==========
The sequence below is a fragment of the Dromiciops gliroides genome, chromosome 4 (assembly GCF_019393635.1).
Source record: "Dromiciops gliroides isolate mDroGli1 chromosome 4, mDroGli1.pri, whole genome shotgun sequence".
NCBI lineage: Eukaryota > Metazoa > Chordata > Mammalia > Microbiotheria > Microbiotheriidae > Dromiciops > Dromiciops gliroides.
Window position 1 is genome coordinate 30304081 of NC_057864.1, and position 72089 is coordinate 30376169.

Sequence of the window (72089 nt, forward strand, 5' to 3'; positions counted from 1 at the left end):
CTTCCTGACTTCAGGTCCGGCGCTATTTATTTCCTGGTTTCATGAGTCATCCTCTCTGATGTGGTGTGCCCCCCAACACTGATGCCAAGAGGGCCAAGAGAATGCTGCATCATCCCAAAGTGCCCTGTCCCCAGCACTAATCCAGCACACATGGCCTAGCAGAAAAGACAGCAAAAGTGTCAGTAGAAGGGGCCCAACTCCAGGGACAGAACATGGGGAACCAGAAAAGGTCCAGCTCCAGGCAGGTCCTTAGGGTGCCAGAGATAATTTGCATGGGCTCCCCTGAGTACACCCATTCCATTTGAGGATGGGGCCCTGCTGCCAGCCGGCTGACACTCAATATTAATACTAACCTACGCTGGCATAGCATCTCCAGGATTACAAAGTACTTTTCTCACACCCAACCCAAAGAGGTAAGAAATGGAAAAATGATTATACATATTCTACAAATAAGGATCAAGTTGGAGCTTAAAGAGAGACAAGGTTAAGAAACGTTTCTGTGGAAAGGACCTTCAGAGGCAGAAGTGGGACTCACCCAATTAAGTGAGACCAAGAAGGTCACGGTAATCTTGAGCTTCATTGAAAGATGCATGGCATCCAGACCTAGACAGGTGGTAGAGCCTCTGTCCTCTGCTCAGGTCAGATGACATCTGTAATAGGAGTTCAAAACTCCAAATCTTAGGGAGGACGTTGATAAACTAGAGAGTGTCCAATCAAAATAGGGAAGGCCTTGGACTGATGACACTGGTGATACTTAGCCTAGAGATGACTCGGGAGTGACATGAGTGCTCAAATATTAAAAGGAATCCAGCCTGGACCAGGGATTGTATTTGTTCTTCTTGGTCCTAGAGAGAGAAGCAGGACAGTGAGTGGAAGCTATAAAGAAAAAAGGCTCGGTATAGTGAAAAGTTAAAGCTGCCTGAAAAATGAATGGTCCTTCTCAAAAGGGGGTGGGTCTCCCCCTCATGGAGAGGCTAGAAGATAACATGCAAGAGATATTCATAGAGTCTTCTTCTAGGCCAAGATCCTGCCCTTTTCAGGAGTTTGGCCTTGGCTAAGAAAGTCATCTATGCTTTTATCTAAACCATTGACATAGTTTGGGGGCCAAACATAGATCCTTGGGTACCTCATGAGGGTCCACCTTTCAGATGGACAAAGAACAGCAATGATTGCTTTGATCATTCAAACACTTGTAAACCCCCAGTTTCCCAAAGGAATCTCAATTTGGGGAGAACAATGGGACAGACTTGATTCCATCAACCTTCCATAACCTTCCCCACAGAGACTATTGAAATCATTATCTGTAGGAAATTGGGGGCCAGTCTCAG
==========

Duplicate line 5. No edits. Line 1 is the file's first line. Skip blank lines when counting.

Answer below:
Sequence of the window (72089 nt, forward strand, 5' to 3'; positions counted from 1 at the left end):